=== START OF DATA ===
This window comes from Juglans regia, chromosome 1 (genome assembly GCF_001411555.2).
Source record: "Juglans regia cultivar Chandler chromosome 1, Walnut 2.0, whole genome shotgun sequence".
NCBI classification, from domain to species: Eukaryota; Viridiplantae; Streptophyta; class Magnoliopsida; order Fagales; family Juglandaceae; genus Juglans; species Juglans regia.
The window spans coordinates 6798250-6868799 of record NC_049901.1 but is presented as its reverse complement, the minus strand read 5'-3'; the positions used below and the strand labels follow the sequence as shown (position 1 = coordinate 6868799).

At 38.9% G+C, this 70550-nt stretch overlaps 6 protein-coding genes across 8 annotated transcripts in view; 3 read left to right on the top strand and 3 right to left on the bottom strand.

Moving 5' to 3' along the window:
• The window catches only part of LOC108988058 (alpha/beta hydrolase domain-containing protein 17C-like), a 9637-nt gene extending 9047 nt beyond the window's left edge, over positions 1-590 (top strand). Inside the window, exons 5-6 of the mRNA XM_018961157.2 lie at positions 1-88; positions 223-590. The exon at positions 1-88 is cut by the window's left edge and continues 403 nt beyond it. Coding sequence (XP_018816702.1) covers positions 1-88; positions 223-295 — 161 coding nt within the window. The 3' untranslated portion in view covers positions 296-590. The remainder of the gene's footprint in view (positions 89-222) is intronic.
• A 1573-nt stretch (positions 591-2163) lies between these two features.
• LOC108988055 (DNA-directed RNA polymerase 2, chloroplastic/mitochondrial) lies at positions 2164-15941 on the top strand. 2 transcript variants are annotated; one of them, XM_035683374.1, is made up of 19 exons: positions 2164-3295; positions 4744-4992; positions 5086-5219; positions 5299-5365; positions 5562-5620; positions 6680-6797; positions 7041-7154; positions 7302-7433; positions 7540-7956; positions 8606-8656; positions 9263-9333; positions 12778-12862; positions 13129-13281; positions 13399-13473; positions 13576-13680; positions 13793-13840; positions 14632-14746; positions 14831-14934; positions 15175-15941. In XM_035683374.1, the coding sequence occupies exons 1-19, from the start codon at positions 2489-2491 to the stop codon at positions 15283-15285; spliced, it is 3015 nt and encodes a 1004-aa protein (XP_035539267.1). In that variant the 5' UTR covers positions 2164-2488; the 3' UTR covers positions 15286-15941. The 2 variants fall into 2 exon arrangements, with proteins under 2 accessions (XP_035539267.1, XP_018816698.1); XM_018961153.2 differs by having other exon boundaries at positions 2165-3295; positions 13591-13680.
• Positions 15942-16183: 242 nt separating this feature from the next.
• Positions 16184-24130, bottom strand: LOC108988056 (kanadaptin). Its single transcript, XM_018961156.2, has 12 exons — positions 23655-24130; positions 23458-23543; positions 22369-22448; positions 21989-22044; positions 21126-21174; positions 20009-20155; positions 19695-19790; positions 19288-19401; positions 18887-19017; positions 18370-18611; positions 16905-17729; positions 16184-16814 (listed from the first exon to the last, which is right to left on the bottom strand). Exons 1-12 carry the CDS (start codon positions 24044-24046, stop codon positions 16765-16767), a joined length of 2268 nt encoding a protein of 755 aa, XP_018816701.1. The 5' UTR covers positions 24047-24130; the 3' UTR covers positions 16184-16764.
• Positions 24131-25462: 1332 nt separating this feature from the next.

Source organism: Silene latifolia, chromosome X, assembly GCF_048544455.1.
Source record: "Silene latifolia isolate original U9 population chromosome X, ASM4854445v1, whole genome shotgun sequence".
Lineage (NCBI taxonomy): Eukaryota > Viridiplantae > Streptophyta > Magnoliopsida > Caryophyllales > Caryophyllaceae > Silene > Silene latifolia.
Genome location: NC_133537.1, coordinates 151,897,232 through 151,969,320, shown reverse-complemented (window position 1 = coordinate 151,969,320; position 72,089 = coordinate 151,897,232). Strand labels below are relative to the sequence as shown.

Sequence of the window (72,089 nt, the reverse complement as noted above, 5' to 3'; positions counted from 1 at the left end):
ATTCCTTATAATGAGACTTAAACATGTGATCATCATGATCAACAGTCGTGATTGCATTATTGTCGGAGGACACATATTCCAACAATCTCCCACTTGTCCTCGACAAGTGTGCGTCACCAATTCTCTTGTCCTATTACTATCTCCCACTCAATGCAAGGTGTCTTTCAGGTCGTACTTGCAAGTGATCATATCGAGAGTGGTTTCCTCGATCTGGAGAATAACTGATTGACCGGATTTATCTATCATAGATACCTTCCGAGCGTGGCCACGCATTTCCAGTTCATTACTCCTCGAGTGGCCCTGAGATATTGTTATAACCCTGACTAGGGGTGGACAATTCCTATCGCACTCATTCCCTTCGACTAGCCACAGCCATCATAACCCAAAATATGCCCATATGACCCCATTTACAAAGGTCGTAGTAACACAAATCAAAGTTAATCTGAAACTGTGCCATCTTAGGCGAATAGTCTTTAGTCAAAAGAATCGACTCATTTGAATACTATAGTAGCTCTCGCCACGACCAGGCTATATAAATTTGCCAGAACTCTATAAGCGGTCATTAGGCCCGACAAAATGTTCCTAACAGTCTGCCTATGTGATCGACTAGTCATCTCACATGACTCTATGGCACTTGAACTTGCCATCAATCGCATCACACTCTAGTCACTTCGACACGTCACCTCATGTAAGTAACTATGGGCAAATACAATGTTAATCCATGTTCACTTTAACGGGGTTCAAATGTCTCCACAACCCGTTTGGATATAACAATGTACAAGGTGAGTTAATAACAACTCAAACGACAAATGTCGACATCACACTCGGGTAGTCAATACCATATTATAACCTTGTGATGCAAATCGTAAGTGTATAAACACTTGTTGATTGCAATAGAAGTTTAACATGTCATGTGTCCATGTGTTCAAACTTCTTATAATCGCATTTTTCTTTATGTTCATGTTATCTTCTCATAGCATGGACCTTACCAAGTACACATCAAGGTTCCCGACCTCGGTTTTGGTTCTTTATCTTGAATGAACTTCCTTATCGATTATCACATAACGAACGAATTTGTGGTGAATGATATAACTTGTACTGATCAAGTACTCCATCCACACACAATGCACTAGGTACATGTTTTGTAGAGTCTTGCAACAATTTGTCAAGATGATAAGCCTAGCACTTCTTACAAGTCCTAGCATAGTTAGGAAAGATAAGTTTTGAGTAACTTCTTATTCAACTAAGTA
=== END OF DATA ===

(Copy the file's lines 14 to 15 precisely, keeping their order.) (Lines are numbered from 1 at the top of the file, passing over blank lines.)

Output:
Source record: "Silene latifolia isolate original U9 population chromosome X, ASM4854445v1, whole genome shotgun sequence".
Lineage (NCBI taxonomy): Eukaryota > Viridiplantae > Streptophyta > Magnoliopsida > Caryophyllales > Caryophyllaceae > Silene > Silene latifolia.